The first private prison models were introduced following the abolishment of slavery after the American Civil War from 1861 to 1865, which saw expansive prison farms replace slave plantations. Prisons of the day contracted groups of predominately African-American inmates to pick cotton and construct railroads principally in southern states such as Alabama, Georgia and Mississippi. In 2012, there are more African-Americans engrossed in the criminal-justice system than any point during slavery. Throughout its history, the American prison system has shared little with the concept of rehabilitation. Like the post-Civil War prison farms, today’s system functions to purport required labor, largely on a racially specific basis. African-Americans consist of 40% of the prison population and are incarcerated seven times more often than whites, despite the fact that African-Americans make up only 12% of the national population. Once released, former inmates are barred from voting in elections, denied educational opportunities and are legally discriminated against in their efforts to find employment and housing. Few can deny the targeting of underprivileged urban communities of color in America’s failed War on Drugs. This phenomenon can largely be contributed to the stipulations of its anti-drug legislation, which commanded maximum sentencing for possession of minute amounts of rock cocaine, a substance that floods poor inner-city black communities.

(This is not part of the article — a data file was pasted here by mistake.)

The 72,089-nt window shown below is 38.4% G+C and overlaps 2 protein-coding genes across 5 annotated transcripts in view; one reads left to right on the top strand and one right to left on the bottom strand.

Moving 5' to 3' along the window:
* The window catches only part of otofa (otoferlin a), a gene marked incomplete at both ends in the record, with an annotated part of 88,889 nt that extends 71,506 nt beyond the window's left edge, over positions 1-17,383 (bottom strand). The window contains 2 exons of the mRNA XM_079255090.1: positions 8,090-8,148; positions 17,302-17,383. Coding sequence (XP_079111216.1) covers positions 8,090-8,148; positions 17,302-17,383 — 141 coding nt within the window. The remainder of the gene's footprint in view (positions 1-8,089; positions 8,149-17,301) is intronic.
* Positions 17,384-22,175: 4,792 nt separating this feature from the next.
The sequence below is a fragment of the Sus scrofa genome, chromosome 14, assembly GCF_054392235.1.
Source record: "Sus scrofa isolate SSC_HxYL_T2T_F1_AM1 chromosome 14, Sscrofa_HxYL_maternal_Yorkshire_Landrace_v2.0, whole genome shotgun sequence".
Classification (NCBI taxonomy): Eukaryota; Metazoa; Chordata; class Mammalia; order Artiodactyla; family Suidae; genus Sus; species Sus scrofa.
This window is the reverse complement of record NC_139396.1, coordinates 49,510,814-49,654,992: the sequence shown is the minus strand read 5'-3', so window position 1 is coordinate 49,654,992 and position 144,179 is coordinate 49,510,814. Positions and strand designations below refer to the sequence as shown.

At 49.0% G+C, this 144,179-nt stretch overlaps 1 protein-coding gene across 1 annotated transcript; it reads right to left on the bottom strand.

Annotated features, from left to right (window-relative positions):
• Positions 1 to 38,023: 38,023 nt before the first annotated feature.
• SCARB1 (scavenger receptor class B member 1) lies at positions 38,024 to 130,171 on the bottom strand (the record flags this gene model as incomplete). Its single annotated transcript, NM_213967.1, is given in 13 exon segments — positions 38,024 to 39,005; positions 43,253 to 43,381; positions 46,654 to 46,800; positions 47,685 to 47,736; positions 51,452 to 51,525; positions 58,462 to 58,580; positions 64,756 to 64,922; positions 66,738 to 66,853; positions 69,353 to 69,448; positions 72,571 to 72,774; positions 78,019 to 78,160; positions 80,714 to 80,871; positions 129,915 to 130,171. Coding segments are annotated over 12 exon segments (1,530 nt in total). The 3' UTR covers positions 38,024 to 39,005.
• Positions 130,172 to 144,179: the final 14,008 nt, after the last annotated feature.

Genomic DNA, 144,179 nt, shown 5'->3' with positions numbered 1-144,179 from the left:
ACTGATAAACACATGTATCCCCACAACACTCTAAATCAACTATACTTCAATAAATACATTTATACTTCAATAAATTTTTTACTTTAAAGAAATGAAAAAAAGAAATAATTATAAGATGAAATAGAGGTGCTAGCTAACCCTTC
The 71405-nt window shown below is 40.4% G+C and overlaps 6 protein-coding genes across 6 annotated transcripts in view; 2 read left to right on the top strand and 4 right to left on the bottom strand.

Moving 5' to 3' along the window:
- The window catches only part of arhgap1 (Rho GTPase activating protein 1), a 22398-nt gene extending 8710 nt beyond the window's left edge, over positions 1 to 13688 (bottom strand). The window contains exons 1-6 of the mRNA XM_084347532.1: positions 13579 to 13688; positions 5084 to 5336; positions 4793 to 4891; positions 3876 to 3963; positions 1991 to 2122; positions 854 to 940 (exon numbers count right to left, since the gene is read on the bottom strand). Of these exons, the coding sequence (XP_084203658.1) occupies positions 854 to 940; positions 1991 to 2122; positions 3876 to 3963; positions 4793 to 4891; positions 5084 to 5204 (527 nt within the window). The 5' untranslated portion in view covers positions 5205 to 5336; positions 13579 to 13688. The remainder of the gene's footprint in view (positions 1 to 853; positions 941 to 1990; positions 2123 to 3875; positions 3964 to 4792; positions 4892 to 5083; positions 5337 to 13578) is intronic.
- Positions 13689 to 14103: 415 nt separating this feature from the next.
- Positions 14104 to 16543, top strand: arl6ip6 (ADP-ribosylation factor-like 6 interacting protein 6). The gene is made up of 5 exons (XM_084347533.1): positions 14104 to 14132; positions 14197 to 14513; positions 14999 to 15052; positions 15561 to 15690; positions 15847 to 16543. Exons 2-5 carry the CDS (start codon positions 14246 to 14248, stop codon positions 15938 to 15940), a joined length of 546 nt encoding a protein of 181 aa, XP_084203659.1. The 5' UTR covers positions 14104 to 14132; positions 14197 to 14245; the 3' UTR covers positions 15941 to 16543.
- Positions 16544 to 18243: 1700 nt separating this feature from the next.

Unbeknown to the vast majority of Americans, the US government has been actively taking steps to modify the legal infrastructure of the country to allow for a dramatic expansion of the domestic prison system at the expense of civil rights. On December 31st, 2011, Barack Obama signed into law the National Defense Authorization Act (NDAA) H.R. 1540. Emulating the rouge military dictatorships the US Government has long condemned in its rhetoric, the NDAA introduces a vaguely worded legislation that allows for US citizens to be arbitrarily detained in military detention without due process - might they be predictably be deemed radical, conspiratorial or suspected of terrorism. In a climate of rising public discontent, the establishment media has steadfastly worked to blur the line between public activism and domestic extremism. In addition to the world’s largest network of prison facilities, over 800 located detainment camps exist in all regions of the United States with varying maximum capacities.
Facing economic stagnation, many Americans have been detained in responder camps as a consequence of publically demonstrating in accordance with the Occupy Wall Street movement launched in New York City. Under the guise of protecting Americans from a largely contrived and abstract threat of fundamentalist violence, citizens have been denied the right of peaceful assembly and placed in detainment apparatuses, managed by the Federal Emergency Management Agency (FEMA). Documents have been released by the American Civil Liberties Union detailing the Pentagon’s widespread monitoring of public demonstrations and the targeting of individual activists under threat of national security. Co-authored by Senator Joe Lieberman, the Enemy Expatriation Act (HR 3166) gives the US government the power to detain nationals and revoke their American citizenship under suspicion of behavior perceived as terrorism.